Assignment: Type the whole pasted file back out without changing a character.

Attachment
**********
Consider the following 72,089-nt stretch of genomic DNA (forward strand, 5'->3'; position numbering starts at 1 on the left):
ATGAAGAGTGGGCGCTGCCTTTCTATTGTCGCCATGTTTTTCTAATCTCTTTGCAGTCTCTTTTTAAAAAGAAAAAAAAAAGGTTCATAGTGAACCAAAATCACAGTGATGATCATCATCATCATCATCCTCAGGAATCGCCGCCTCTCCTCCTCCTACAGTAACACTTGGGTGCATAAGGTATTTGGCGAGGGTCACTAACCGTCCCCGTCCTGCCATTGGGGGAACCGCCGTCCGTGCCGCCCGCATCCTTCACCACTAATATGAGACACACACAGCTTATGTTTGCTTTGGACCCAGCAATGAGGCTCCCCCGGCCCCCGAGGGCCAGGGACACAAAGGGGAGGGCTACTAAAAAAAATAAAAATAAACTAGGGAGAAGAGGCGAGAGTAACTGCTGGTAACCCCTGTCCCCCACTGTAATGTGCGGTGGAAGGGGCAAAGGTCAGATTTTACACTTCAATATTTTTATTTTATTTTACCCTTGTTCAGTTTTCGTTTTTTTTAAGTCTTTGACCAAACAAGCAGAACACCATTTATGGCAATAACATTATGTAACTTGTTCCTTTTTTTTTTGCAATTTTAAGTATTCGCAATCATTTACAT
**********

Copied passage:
Consider the following 72,089-nt stretch of genomic DNA (forward strand, 5'->3'; position numbering starts at 1 on the left):
ATGAAGAGTGGGCGCTGCCTTTCTATTGTCGCCATGTTTTTCTAATCTCTTTGCAGTCTCTTTTTAAAAAGAAAAAAAAAAGGTTCATAGTGAACCAAAATCACAGTGATGATCATCATCATCATCATCCTCAGGAATCGCCGCCTCTCCTCCTCCTACAGTAACACTTGGGTGCATAAGGTATTTGGCGAGGGTCACTAACCGTCCCCGTCCTGCCATTGGGGGAACCGCCGTCCGTGCCGCCCGCATCCTTCACCACTAATATGAGACACACACAGCTTATGTTTGCTTTGGACCCAGCAATGAGGCTCCCCCGGCCCCCGAGGGCCAGGGACACAAAGGGGAGGGCTACTAAAAAAAATAAAAATAAACTAGGGAGAAGAGGCGAGAGTAACTGCTGGTAACCCCTGTCCCCCACTGTAATGTGCGGTGGAAGGGGCAAAGGTCAGATTTTACACTTCAATATTTTTATTTTATTTTACCCTTGTTCAGTTTTCGTTTTTTTTAAGTCTTTGACCAAACAAGCAGAACACCATTTATGGCAATAACATTATGTAACTTGTTCCTTTTTTTTTTGCAATTTTAAGTATTCGCAATCATTTACAT